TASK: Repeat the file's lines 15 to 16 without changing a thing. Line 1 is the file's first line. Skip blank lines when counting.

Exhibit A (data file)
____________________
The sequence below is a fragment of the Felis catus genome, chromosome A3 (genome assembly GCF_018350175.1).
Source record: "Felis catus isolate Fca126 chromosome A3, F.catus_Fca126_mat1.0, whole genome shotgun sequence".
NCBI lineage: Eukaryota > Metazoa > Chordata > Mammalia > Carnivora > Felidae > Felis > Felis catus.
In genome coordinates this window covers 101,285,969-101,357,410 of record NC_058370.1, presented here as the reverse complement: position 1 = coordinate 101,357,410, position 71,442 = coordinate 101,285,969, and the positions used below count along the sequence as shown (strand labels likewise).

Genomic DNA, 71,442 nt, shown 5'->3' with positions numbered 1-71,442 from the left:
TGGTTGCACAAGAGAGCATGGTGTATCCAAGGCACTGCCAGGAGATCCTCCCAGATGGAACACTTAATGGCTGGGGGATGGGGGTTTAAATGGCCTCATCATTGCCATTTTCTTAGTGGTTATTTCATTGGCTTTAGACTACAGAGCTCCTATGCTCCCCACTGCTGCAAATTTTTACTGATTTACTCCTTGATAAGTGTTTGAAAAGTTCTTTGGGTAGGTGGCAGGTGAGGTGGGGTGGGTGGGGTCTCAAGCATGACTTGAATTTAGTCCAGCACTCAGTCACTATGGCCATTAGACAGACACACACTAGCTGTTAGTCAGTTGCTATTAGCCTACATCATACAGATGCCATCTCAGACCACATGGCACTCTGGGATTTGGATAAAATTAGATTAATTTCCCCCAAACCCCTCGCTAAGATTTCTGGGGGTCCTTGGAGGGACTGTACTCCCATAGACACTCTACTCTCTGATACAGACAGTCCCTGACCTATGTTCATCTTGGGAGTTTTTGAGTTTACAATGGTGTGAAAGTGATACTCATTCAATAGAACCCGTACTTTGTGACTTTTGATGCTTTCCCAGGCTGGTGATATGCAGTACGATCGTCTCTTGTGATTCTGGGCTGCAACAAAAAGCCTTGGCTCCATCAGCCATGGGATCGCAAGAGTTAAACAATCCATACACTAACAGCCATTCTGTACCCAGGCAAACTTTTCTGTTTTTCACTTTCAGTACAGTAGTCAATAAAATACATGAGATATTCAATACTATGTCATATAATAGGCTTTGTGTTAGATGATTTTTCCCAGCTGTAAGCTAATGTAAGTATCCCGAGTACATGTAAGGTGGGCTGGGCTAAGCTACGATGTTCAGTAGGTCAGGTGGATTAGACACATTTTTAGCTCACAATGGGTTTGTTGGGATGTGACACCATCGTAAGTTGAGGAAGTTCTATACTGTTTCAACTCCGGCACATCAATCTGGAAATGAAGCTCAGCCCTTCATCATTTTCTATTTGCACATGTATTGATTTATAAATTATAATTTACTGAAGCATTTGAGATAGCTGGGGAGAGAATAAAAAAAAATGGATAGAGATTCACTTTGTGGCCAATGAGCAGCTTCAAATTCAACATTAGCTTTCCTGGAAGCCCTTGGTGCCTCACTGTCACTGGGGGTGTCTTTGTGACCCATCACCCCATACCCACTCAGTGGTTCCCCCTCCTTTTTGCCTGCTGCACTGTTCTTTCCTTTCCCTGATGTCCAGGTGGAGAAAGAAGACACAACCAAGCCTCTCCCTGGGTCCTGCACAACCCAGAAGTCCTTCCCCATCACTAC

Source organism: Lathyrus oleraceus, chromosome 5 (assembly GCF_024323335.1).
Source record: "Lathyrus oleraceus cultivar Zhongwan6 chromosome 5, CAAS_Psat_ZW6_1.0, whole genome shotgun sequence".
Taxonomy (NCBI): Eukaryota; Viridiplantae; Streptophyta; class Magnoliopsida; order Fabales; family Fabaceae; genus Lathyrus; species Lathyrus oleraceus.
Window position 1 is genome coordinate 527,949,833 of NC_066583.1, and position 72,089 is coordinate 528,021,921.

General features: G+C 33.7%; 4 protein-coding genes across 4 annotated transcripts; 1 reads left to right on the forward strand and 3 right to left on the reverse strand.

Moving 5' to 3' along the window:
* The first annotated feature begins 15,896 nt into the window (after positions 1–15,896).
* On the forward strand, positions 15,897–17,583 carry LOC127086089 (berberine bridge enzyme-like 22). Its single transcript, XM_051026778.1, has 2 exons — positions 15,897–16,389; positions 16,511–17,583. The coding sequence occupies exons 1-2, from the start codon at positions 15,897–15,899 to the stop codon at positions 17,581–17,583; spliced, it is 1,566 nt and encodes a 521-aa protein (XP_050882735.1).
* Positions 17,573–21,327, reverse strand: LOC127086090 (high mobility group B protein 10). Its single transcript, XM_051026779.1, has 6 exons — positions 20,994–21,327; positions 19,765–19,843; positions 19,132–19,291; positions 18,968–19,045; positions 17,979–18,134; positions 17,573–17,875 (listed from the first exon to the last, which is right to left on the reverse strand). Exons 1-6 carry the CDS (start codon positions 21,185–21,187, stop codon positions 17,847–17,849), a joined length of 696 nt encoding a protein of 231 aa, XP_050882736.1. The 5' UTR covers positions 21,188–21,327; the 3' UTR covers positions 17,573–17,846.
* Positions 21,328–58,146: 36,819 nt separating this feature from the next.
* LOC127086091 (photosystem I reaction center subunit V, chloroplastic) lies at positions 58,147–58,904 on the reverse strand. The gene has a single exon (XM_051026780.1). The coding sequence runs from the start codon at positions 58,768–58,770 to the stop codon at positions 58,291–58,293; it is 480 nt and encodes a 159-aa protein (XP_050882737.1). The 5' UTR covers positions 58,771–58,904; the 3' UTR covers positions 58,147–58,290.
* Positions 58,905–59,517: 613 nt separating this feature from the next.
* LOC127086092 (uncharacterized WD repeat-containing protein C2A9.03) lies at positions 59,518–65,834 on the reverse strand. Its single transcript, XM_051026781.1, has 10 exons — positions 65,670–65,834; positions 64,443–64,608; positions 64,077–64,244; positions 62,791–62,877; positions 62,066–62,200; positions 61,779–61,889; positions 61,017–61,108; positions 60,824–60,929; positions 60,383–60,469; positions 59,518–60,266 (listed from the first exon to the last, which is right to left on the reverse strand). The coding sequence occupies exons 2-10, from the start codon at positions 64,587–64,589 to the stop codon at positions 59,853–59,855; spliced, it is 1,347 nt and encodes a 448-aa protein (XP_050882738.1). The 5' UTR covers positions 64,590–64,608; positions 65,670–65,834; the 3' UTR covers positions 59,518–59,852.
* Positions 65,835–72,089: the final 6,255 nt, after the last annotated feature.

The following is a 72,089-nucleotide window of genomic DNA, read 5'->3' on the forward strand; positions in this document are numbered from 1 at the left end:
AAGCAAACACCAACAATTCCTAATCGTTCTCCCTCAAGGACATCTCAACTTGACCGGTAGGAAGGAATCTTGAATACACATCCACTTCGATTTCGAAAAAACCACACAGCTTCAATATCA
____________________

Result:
* Positions 17,573–21,327, reverse strand: LOC127086090 (high mobility group B protein 10). Its single transcript, XM_051026779.1, has 6 exons — positions 20,994–21,327; positions 19,765–19,843; positions 19,132–19,291; positions 18,968–19,045; positions 17,979–18,134; positions 17,573–17,875 (listed from the first exon to the last, which is right to left on the reverse strand). Exons 1-6 carry the CDS (start codon positions 21,185–21,187, stop codon positions 17,847–17,849), a joined length of 696 nt encoding a protein of 231 aa, XP_050882736.1. The 5' UTR covers positions 21,188–21,327; the 3' UTR covers positions 17,573–17,846.
* Positions 21,328–58,146: 36,819 nt separating this feature from the next.